My dad (a folksinger now living in Seattle) used to play us a tune with the refrain:
"Very next day the cat came back
Thought he was a goner but the cat came back
'Cause he couldn't stay away"
Klandagi, Lord of the Forest (as the Cherokee called it) used to have a nationwide range in the United States. Reports of cats outside the shrunken WWII-era range of the Western US and Florida - in other words, members of the supposedly exterminated Eastern population - kept trickling in, and they continue up to the present day. Most are mistakes, but some are intriguing, and a few are seemingly undeniable. Ecologist Chris Bolgiano wrote from her home in Virginia that "Sometimes it seems I am the only person I know who hasn’t seen a panther.” She added in her book on the animal that, while she was very cautious in accepting cougar reports, "“I myself have seen a home video filmed in western Maryland in 1992 that showed an unmistakable cougar stepping momentarily between trees in a forest.”
In this article, the NYT examines the slow return of the cougar.
"There are increasing reports of sightings in 11 Midwestern states, as well as in Arkansas and Louisiana. A young male tripped a trail camera in the Missouri Ozarks on Feb. 2, and dogs treed one in Minnesota in March."
Actually, there's a lot more going on than that. It's not clear the Eastern cougar was ever extinct, despite the official position of the US Fish and Wildlife Service (FWS) (which oddly got around to declaring extinction only in 2011) and many state agencies. Consigned to oblivion (or to cryptozoology, which to some experts is the same thing) since 1938, the Eastern cougar just might have hung on. A wildlife biologist reported a good sighting in New Jersey in 1958. A private effort, the Eastern Puma Research Network, reports 11,000 (!) sightings since 1965. Despite the very conservative attitude of the FWS, an old agency fact sheet said evidence from the Great Smoky Mountains National Park in the 1970s indicated “there were an estimated three to six cougars living in the park.” (One wonders where these five or six cougars were supposed to have gone when the declaration of extinction came 36 years later.)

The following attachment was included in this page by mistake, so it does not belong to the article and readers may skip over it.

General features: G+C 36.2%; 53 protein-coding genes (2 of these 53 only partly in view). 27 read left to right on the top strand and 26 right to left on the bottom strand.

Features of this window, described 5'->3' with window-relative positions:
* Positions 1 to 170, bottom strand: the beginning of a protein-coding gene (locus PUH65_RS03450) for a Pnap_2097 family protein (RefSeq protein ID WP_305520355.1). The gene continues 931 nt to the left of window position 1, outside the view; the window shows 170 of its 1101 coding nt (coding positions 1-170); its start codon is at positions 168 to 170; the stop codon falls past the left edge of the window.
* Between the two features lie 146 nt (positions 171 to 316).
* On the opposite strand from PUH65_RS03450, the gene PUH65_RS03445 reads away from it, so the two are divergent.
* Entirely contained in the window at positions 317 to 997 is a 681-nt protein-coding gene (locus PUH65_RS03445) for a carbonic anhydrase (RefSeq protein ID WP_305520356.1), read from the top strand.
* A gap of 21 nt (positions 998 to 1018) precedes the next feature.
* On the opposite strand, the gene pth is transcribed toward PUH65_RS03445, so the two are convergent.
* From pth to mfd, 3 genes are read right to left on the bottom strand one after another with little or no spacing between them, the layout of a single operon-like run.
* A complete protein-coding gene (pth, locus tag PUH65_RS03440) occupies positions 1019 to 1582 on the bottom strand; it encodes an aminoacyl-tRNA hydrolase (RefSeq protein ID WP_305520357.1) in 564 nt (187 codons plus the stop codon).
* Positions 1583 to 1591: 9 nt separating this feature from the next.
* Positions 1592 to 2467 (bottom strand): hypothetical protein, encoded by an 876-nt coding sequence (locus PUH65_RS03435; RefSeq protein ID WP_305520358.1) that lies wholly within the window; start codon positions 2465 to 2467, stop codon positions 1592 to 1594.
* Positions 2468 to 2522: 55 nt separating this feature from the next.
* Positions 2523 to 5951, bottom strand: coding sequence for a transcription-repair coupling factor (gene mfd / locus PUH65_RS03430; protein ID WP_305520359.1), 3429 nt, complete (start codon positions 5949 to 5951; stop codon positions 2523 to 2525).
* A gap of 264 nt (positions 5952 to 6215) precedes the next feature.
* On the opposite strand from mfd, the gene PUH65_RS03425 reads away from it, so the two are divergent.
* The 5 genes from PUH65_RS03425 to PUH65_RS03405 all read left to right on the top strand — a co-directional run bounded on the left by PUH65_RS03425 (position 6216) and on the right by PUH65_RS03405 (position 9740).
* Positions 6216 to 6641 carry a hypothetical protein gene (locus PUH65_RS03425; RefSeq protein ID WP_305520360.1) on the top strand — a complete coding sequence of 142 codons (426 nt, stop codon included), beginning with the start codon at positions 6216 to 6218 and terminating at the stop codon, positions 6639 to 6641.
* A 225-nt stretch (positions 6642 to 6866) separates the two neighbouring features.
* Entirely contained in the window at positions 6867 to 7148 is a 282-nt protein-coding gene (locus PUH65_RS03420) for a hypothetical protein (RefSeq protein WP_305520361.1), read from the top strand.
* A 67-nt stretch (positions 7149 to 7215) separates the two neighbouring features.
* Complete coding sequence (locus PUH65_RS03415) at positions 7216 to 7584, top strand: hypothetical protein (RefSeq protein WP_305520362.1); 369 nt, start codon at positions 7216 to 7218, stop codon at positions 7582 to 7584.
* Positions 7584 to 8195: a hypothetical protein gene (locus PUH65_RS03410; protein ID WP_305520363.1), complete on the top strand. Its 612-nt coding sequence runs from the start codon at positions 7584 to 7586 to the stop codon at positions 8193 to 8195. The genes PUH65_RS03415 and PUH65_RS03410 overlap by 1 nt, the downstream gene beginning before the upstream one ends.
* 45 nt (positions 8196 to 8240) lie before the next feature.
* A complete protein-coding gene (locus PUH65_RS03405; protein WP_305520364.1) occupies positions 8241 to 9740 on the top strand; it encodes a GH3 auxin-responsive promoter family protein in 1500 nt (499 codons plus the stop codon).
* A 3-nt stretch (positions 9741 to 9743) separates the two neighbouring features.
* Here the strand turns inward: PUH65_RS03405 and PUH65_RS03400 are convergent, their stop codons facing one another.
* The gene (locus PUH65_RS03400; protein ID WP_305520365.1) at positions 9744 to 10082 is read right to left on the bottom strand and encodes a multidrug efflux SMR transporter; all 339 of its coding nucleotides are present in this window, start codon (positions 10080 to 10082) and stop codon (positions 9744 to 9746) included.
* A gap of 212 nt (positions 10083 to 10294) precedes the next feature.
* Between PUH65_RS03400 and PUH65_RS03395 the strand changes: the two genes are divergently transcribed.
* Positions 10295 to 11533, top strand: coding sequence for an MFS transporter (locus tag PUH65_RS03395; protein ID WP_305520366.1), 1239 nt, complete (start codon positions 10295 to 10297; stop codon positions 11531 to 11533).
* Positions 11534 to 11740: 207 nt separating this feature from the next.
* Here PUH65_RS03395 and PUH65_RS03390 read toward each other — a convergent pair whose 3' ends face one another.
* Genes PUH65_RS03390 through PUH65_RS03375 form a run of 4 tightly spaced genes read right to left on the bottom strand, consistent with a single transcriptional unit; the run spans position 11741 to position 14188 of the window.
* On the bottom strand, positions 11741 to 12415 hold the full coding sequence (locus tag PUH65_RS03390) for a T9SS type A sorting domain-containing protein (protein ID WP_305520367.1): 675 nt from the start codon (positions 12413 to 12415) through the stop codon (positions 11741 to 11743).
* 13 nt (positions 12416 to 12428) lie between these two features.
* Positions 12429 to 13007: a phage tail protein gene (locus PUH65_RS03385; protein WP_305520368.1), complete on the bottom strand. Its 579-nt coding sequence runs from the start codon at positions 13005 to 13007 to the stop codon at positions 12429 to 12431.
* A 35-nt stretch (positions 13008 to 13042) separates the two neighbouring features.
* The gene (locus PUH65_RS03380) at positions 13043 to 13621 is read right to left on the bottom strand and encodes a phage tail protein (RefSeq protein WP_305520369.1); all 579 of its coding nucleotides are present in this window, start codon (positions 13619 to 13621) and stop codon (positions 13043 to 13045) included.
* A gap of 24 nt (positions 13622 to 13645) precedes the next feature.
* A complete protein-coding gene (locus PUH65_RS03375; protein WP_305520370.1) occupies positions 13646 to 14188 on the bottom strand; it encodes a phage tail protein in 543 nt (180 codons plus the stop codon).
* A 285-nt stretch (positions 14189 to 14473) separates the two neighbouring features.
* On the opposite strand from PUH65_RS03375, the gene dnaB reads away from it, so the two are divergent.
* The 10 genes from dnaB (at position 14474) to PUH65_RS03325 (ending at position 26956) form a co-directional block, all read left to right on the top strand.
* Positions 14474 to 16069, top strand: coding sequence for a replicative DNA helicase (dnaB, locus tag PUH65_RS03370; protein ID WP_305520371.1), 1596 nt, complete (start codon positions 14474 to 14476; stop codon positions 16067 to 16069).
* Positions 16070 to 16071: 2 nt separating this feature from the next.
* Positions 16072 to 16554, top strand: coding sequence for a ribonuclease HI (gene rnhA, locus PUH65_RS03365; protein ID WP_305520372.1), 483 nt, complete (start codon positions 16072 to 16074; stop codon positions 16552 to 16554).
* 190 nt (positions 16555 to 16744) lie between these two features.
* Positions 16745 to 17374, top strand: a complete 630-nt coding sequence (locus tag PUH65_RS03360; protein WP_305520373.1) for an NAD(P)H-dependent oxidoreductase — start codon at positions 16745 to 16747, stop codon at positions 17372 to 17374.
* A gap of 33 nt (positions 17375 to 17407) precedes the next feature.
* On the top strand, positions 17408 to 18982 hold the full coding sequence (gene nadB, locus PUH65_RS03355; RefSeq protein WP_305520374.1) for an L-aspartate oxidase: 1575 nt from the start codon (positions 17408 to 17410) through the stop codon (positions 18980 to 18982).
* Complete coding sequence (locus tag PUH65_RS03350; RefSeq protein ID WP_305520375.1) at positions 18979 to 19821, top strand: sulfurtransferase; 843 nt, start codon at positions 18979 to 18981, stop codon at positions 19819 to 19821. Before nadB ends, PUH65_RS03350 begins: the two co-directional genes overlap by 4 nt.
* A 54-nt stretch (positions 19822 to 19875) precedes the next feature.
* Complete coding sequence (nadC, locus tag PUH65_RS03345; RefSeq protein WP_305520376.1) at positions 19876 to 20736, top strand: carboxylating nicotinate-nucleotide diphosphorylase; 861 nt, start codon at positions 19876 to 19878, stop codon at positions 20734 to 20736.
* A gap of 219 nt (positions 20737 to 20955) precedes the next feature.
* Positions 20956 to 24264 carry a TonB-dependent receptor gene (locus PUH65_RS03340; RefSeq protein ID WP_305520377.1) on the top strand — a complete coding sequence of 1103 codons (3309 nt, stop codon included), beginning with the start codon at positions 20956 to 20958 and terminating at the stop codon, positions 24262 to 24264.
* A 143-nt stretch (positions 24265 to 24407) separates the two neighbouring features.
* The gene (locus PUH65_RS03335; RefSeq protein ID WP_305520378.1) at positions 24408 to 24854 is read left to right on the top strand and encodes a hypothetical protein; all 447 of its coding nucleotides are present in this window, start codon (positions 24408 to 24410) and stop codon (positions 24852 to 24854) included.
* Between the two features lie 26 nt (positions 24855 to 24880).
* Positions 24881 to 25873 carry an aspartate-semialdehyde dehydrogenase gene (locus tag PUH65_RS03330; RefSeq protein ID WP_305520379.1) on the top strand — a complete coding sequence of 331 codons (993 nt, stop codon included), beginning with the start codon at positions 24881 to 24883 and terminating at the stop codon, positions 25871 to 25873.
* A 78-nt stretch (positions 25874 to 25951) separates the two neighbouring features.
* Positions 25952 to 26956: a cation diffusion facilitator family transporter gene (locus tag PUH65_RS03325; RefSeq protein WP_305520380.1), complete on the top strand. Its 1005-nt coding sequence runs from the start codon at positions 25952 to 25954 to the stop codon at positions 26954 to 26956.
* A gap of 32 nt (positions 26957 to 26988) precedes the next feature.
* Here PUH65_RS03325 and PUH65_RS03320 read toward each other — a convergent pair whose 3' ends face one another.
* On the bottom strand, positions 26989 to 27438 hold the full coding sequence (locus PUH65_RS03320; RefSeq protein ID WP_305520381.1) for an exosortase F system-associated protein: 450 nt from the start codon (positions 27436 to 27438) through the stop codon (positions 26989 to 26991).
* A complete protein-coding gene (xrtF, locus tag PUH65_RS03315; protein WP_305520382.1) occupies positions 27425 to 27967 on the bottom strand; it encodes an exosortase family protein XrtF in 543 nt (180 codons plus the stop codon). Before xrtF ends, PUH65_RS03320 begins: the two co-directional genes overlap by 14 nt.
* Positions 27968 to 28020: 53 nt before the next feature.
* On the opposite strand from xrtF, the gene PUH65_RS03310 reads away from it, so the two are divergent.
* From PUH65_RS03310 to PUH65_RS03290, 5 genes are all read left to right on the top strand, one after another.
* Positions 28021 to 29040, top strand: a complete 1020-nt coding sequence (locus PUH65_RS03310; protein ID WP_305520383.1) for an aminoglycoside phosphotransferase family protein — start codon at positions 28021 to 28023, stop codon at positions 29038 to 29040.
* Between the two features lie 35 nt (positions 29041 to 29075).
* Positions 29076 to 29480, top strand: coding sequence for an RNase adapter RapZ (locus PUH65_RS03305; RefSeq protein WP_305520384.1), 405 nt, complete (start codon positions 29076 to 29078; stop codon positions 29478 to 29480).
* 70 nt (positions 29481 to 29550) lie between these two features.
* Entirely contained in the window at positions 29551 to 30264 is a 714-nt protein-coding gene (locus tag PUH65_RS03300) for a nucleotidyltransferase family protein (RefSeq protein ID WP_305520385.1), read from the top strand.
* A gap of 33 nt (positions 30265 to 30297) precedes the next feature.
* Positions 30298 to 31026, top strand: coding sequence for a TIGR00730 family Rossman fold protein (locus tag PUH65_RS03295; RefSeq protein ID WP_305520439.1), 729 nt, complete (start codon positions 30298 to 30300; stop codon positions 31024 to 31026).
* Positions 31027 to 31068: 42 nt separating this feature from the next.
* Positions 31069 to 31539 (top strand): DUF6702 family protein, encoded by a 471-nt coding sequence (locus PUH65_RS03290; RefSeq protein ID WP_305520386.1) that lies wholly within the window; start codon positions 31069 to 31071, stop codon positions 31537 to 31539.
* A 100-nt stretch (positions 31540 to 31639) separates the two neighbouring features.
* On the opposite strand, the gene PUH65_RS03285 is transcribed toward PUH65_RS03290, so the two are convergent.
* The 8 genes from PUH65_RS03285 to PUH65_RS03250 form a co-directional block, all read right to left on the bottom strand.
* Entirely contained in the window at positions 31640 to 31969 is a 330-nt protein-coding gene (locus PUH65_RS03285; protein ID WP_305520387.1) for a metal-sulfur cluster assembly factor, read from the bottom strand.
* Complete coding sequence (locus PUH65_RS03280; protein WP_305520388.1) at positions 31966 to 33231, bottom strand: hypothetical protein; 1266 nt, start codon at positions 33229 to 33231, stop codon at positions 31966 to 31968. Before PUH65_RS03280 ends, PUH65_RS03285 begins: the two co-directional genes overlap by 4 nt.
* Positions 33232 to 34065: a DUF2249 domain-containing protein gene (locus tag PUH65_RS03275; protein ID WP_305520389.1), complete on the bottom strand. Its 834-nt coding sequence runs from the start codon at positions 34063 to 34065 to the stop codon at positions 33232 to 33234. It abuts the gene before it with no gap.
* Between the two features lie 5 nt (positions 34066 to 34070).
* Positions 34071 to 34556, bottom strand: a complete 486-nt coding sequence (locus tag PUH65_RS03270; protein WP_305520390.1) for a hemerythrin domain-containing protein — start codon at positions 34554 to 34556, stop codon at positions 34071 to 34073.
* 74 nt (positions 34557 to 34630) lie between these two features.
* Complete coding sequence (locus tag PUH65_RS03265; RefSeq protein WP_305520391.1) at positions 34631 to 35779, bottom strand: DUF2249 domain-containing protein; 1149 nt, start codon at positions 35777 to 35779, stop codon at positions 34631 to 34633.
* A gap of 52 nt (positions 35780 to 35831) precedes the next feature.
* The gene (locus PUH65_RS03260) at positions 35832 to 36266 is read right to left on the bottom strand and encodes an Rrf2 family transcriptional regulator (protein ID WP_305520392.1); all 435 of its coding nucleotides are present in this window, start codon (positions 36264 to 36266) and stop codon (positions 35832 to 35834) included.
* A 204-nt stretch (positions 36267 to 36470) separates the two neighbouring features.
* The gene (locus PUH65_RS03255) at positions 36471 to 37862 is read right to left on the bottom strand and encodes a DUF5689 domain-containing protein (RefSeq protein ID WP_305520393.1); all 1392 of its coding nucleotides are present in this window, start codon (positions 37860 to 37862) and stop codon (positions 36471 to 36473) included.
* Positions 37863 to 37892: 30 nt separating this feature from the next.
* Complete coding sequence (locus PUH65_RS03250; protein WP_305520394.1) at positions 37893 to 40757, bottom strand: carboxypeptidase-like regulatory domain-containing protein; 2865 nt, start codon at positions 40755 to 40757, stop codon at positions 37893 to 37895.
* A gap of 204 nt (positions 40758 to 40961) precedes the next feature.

It's true that genuine cougar sightings may be of released or escaped exotic pets, as this New York fact sheet says. The FWS says it has tracked 110 sightings to cougars which were not native. A cat which left tracks in Rhode Island in 1998 foraged in a garbage can, unknown behavior for a wild cougar. A cougar killed in Tennessee in 1971 may also have been domesticated. It can be hard to tell, even with DNA, because there's not a clear distinctinction between cougar subspecies. An Eastern cougar is an Eastern cougar because it lives naturally in the East.
Tracks, hair, and droppings found in New Brunswick in 1992 were identified by wildlife officials as belonging to a cougar. A deer definitely killed by a cougar was found in New York in 1993. The FWS confirmed that droppings found in Vermont in 1994 were from a mother cougar and two kittens. A farmer in Virginia was compensated by the government in 1998 after a cougar apparently killed his goats. Most recently and famously, a wild cougar from South Dakota (according to DNA) was killed in Connecticut last year. Granted, this animal, having made a cross-country trek, didn't qualify as an Eastern cougar (maybe you'd call him a tourist?), but demonstrated again there was suitable cougar habitat in New England. To the north, the Departnment of Natural Resources in Ontario, Canada, still believes there are cougars in that province even though there have been no kills since 1884.
I'm pretty conservative on large cryptozoological land animals. I don't accept the mass of sasquatch sightings, for example, as proving sasquatch. But I think sighting evidence is more persusive when you're talking about an animal you know DID inhabit an area of interest. Given that the white-tailed deer, almost wiped out in the late 1800s, is now so abundant it's called "the long-legged rat," and the competing wolves are largely long gone, the remaining wilderness areas in the Eastern cougar's range are more than sutiable - they are pretty much cougar paradise, where the wary cats would never need to approach human dwellings and would be seen only by chance.
So I suspect that the Eastern cat has not come back... because it was never gone.